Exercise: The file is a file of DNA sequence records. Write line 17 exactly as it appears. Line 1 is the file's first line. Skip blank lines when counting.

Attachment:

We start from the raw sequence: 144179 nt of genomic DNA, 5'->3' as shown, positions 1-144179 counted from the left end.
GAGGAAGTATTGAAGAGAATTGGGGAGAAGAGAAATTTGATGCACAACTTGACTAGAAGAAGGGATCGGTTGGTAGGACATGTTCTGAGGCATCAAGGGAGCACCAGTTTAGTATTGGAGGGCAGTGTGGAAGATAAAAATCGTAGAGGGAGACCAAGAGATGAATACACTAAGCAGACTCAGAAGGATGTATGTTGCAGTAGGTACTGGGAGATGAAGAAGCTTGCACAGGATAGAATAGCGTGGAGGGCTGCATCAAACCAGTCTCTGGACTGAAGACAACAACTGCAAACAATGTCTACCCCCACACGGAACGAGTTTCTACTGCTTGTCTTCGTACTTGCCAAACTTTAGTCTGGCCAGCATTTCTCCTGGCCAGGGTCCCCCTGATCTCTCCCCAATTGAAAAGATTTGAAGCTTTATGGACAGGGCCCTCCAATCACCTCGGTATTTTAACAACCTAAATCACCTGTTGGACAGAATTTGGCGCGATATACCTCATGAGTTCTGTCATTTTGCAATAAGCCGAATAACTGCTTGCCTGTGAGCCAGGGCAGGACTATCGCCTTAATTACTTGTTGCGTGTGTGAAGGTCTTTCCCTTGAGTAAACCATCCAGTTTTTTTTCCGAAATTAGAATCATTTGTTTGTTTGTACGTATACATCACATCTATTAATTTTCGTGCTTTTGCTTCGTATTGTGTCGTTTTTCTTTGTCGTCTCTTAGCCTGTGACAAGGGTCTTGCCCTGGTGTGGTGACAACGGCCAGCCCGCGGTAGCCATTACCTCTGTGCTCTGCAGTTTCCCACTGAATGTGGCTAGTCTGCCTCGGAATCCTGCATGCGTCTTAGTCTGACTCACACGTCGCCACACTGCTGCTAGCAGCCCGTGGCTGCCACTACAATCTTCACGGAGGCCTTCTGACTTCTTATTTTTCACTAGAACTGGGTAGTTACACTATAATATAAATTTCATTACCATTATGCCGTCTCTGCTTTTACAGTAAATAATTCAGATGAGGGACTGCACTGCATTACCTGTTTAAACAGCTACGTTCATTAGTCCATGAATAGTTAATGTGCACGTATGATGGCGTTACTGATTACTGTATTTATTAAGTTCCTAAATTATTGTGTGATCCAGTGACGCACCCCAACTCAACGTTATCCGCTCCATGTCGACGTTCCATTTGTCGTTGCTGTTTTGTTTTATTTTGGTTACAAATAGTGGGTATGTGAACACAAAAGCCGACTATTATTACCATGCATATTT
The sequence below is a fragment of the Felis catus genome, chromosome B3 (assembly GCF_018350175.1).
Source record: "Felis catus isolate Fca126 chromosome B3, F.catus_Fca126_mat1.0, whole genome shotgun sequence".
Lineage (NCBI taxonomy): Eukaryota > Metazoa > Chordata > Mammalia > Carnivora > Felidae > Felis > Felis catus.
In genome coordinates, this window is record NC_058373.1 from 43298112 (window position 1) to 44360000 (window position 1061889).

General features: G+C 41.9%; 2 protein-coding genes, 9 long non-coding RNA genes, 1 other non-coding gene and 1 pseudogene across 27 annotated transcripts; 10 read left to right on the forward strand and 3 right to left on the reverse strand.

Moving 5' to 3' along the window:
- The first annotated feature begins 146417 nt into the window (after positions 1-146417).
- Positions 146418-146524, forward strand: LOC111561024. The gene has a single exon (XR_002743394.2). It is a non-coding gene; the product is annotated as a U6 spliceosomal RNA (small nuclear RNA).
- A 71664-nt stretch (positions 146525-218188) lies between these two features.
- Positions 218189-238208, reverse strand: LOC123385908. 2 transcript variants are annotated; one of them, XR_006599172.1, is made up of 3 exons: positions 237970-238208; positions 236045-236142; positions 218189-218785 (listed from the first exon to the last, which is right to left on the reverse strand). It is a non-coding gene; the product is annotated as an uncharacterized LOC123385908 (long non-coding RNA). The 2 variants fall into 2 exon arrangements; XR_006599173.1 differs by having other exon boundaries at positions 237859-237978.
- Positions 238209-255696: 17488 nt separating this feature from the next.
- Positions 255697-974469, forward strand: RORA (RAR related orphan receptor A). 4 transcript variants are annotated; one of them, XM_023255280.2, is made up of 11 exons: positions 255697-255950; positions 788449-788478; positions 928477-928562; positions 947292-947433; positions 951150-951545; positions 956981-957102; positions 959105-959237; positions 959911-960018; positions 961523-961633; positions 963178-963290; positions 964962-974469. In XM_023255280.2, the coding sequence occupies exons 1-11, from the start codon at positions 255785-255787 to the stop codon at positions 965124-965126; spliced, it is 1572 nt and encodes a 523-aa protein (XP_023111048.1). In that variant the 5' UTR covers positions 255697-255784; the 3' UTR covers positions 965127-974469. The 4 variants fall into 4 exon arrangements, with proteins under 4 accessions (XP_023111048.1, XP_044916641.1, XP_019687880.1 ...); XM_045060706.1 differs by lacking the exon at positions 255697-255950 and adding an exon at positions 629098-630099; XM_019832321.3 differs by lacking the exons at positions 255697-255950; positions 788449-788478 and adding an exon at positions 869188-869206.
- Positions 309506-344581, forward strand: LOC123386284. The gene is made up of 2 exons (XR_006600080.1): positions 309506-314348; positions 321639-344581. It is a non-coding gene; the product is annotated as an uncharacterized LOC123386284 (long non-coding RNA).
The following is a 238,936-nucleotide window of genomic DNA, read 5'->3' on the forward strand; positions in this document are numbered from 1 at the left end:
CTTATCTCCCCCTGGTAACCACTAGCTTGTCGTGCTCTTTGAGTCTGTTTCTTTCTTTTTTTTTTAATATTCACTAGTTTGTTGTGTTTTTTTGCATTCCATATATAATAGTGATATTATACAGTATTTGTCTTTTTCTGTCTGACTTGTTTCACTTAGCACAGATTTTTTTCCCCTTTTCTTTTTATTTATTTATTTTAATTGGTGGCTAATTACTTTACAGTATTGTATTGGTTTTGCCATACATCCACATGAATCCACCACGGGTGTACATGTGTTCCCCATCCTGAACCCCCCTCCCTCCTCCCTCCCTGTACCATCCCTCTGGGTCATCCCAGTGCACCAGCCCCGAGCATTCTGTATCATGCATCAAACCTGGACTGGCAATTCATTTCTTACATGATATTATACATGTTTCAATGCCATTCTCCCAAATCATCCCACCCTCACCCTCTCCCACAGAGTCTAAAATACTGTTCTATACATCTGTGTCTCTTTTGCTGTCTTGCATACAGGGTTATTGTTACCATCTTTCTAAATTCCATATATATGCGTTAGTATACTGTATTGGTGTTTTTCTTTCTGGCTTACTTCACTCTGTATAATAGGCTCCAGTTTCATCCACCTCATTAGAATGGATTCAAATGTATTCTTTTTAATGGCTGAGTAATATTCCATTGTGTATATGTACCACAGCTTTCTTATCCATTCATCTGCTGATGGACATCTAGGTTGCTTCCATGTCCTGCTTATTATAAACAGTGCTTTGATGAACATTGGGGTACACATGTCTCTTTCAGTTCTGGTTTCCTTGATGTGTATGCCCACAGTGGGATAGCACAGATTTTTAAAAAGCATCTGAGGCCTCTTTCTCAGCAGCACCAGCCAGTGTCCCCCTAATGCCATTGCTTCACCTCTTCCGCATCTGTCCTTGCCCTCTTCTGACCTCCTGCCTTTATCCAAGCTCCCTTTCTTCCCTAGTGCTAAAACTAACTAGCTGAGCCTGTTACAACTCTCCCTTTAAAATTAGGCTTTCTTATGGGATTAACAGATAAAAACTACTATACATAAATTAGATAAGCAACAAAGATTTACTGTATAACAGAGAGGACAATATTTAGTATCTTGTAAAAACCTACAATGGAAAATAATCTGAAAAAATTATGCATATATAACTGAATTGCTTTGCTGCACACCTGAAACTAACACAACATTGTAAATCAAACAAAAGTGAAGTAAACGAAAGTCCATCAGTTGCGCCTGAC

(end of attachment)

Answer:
CTTATCTCCCCCTGGTAACCACTAGCTTGTCGTGCTCTTTGAGTCTGTTTCTTTCTTTTTTTTTTAATATTCACTAGTTTGTTGTGTTTTTTTGCATTCCATATATAATAGTGATATTATACAGTATTTGTCTTTTTCTGTCTGACTTGTTTCACTTAGCACAGATTTTTTTCCCCTTTTCTTTTTATTTATTTATTTTAATTGGTGGCTAATTACTTTACAGTATTGTATTGGTTTTGCCATACATCCACATGAATCCACCACGGGTGTACATGTGTTCCCCATCCTGAACCCCCCTCCCTCCTCCCTCCCTGTACCATCCCTCTGGGTCATCCCAGTGCACCAGCCCCGAGCATTCTGTATCATGCATCAAACCTGGACTGGCAATTCATTTCTTACATGATATTATACATGTTTCAATGCCATTCTCCCAAATCATCCCACCCTCACCCTCTCCCACAGAGTCTAAAATACTGTTCTATACATCTGTGTCTCTTTTGCTGTCTTGCATACAGGGTTATTGTTACCATCTTTCTAAATTCCATATATATGCGTTAGTATACTGTATTGGTGTTTTTCTTTCTGGCTTACTTCACTCTGTATAATAGGCTCCAGTTTCATCCACCTCATTAGAATGGATTCAAATGTATTCTTTTTAATGGCTGAGTAATATTCCATTGTGTATATGTACCACAGCTTTCTTATCCATTCATCTGCTGATGGACATCTAGGTTGCTTCCATGTCCTGCTTATTATAAACAGTGCTTTGATGAACATTGGGGTACACATGTCTCTTTCAGTTCTGGTTTCCTTGATGTGTATGCCCACAGTGGGATAGCACAGATTTTTAAAAAGCATCTGAGGCCTCTTTCTCAGCAGCACCAGCCAGTGTCCCCCTAATGCCATTGCTTCACCTCTTCCGCATCTGTCCTTGCCCTCTTCTGACCTCCTGCCTTTATCCAAGCTCCCTTTCTTCCCTAGTGCTAAAACTAACTAGCTGAGCCTGTTACAACTCTCCCTTTAAAATTAGGCTTTCTTATGGGATTAACAGATAAAAACTACTATACATAAATTAGATAAGCAACAAAGATTTACTGTATAACAGAGAGGACAATATTTAGTATCTTGTAAAAACCTACAATGGAAAATAATCTGAAAAAATTATGCATATATAACTGAATTGCTTTGCTGCACACCTGAAACTAACACAACATTGTAAATCAAACAAAAGTGAAGTAAACGAAAGTCCATCAGTTGCGCCTGAC